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16 Apr Esther Chase’s story of Leah

09 - Lenke EstherOur little house on Hoskins Road in North Vancouver was one of the first cabins built in the old-growth forests of the North Shore. There in the kitchen sat my mother – jet-lagged from her long flight from Australia, holding my newborn daughter in her arms, cooing and muttering a mixture of Yiddish and Hungarian blessings over her first precious grandchild. I was stunned by the vision of the immense cultural changes we three women had witnessed. My mother had grown up in a small village in Czechoslovakia, then part of the Austro-Hungarian Empire. They had no electricity; she never learned to ride a bicycle, let alone drive a car! And here was her grandchild on the threshold of a fantastic, unimagined digital age. My amazing mother had lived to see this earth-altering shift, which meant surviving through two world wars and the Holocaust.
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04 Jun Lucia Guteres Dearaujo’s story of Lorenca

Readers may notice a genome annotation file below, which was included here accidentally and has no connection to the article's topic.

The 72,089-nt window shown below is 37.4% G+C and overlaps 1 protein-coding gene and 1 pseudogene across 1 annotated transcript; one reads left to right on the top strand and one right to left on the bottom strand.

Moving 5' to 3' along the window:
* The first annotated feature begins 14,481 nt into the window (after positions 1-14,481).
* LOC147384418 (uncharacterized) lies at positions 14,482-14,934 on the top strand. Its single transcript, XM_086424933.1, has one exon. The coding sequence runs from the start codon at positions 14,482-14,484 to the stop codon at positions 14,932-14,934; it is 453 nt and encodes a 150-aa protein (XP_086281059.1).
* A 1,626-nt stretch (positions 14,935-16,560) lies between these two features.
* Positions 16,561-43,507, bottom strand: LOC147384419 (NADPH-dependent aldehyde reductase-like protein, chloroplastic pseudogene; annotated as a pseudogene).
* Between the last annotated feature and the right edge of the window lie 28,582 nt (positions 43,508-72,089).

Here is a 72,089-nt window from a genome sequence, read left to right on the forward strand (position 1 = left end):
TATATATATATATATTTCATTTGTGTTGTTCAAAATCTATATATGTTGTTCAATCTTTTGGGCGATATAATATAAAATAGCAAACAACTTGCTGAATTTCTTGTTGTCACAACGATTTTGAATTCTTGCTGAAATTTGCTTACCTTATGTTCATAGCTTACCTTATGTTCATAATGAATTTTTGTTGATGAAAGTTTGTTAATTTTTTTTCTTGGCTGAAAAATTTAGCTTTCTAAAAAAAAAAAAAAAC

My mom’s name is Lorenca Gutteres da Conceicão. She was born in small village called Suai in 1948. Lorenca’s father died a week before she was born. What a life for my grandma without a husband. She couldn’t do much to look after my mom and her sister, Aquilina. She was only a housewife without a job. When Lorenca’s mother’s mother heard the news, she went to Suai to bring my mother and her daughters to live with her in another village called Aitutu.
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04 Jun Brigida Silva’s story of Etelvina

My mother’s name is Etelvina Lopes. She was born in Sub-district Quelicai, District Baucau, on June 8th, 1933. My mother was the first baby of the family, born at the foot of Matebian Mountain, the second tallest mountain in Timor. Etelvina’s great grandfather was the Chief of Lacoliho Village in Quelicai. His eldest son replaced him after his death. The second, Etelvina’s grandfather, moved to Baguia to be the Chief of Ossuna Village, following the Rota, a traditional ruling tool. Thus, Etelvina grew-up in Baguia.